If a friend were to tell you about spotting a striped predator, prowling in the undergrowth near the water bodies of Kabini, the mind would immediately go to the majestic tiger that calls these jungles home. But there is another who has earned his stripes for valour beyond the call of duty, and is as feared by his prey. Meet the courageous fighter par compare: the Stripe-necked Mongoose, the largest of the species in Asia. Most of us are familiar with the almost mythical battles between mongooses and snakes, but down here at Ground Zero, it’s an everyday reality. He’s a canny hunter of crabs, frogs, rodents and fowl, but they are plebian affairs- merely sideshows- when compared with the main spectacle: his epic battles with highly venomous snakes. Contrary to popular opinion, he isn’t immune to the venom, and could die if bitten. What stands him in good stead are his reflexes, ferocity and raw courage, as he darts in, feints and taunts his foe, almost like a matador does a raging bull. And when the snake, distracted by his rapidly moving fur, strikes, he’s just a blur and isn’t where he seemed to be, but is behind the befuddled reptile, sinking his teeth into the exposed neck. Speaking of necking, this battle hardened warrior must find romance highly amusing. For, if you hear high pitched giggles coming from the bushes, chances are that it’s our friend paying court to his lady love. Or perhaps, just perhaps, they’re only sharing a laugh about how he outwitted the serpent once again. Bragging rights in such encounters are, after all, almost always with the Stripe-necked Mongoose of Kabini.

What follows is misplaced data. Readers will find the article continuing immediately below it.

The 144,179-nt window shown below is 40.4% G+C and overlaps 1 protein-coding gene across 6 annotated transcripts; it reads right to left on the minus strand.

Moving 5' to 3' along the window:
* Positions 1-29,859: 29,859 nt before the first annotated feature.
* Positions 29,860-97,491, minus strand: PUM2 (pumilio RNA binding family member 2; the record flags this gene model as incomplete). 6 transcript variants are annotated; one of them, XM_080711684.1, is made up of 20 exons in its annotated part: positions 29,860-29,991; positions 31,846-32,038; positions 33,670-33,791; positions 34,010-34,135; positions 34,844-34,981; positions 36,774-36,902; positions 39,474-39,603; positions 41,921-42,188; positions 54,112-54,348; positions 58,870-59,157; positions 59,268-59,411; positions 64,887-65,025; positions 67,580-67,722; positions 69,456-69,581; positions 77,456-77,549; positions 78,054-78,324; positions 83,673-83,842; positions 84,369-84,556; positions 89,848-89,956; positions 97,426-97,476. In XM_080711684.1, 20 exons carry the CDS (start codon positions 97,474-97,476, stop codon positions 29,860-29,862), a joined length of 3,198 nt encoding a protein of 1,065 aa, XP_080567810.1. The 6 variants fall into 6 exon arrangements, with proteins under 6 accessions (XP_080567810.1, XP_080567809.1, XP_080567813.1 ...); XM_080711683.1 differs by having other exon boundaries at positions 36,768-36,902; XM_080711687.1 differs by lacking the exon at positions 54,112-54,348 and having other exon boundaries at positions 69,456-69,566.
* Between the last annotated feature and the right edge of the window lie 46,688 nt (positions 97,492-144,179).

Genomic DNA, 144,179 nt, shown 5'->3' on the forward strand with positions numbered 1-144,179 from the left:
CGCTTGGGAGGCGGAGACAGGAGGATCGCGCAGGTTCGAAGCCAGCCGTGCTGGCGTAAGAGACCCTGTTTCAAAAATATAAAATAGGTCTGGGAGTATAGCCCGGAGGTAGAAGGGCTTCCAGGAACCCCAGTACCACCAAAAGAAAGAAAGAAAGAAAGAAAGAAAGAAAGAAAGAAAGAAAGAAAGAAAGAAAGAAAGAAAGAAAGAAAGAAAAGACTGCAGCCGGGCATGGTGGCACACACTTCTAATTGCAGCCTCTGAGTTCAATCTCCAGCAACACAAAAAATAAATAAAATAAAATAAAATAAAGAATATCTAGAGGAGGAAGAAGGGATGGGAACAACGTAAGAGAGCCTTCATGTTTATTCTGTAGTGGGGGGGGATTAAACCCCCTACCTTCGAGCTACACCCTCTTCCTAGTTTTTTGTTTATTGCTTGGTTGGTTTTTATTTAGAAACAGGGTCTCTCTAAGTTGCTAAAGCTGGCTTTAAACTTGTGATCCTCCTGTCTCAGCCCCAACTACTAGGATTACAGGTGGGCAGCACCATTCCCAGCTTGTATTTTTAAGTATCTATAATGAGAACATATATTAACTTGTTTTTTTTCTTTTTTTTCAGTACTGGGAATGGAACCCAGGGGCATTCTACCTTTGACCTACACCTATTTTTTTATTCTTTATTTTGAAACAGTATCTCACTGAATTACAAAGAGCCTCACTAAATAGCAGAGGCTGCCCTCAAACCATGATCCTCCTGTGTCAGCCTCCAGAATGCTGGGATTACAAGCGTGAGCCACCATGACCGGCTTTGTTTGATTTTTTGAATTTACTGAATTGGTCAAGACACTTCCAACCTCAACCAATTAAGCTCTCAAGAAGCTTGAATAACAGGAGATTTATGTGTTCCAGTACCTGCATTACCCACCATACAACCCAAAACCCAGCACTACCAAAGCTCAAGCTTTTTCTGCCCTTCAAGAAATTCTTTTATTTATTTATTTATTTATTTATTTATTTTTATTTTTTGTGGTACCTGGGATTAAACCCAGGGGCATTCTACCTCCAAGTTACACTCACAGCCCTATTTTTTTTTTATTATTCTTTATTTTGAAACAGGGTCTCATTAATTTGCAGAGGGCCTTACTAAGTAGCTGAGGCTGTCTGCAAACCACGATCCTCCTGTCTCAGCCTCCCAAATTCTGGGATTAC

We at Orange County have loved sharing this story with you, and shall bring you one every fortnight, as part of our Responsible Tourism Initiatives to raise awareness about the nature and culture of the environments we operate in.